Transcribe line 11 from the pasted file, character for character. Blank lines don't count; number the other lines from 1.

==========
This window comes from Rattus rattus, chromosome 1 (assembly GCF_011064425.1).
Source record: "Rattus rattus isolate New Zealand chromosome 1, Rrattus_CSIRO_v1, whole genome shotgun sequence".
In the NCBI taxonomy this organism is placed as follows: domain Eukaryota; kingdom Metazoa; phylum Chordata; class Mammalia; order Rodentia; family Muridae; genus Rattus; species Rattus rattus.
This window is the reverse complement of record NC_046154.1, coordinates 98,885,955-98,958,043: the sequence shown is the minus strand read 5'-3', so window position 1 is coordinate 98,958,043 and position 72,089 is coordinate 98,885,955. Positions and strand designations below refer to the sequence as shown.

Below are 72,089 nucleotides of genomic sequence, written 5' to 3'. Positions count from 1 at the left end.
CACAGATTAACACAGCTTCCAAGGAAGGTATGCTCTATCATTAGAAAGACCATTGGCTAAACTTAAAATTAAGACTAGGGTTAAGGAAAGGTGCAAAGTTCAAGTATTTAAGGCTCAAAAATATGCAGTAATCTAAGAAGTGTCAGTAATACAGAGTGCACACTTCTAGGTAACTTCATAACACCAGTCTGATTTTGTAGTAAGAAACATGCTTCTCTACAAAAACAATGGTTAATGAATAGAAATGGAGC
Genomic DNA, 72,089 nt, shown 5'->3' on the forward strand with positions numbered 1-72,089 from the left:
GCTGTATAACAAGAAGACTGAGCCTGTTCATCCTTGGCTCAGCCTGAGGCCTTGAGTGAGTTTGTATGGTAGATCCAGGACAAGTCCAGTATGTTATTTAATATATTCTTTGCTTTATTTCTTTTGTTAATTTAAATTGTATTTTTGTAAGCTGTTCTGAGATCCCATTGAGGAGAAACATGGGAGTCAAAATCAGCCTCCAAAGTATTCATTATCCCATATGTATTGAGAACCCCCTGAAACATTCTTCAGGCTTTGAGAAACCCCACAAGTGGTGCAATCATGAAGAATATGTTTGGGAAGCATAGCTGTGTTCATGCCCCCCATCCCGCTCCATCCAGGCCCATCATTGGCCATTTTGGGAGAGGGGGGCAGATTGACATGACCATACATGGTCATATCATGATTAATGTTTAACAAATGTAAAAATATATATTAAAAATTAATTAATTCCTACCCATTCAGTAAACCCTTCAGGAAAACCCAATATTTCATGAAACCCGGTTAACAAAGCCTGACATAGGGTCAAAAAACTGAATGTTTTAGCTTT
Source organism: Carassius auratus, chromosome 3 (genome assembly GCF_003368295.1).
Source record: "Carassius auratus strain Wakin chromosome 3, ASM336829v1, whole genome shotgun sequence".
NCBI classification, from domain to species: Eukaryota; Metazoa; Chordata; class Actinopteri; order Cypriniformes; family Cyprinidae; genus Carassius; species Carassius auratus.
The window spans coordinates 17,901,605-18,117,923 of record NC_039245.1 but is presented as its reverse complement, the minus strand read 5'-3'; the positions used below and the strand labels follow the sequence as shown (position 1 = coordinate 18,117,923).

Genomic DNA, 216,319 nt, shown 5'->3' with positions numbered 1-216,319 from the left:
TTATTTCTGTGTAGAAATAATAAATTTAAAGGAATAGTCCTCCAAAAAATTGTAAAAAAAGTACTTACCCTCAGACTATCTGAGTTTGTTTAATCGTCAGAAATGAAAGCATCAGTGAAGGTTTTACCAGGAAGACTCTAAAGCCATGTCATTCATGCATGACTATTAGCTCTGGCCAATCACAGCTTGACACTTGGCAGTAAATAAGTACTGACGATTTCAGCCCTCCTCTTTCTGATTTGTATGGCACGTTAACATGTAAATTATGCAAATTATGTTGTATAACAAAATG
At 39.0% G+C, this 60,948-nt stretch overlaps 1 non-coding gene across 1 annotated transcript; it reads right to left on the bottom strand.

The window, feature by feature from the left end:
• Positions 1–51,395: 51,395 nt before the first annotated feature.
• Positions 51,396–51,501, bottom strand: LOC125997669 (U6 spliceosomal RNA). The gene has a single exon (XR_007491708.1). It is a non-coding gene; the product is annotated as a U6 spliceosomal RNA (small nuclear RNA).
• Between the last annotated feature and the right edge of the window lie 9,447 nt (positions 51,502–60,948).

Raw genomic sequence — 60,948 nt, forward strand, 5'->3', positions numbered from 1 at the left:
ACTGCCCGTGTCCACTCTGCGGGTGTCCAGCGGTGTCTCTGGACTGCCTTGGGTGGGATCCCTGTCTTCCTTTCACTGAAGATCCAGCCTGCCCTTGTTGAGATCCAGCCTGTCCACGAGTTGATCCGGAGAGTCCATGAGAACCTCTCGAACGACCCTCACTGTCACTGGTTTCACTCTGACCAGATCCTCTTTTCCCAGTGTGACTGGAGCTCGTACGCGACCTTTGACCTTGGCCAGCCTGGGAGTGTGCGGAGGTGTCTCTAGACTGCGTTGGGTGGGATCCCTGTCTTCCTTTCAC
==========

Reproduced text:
NCBI classification, from domain to species: Eukaryota; Metazoa; Chordata; class Actinopteri; order Cypriniformes; family Cyprinidae; genus Carassius; species Carassius auratus.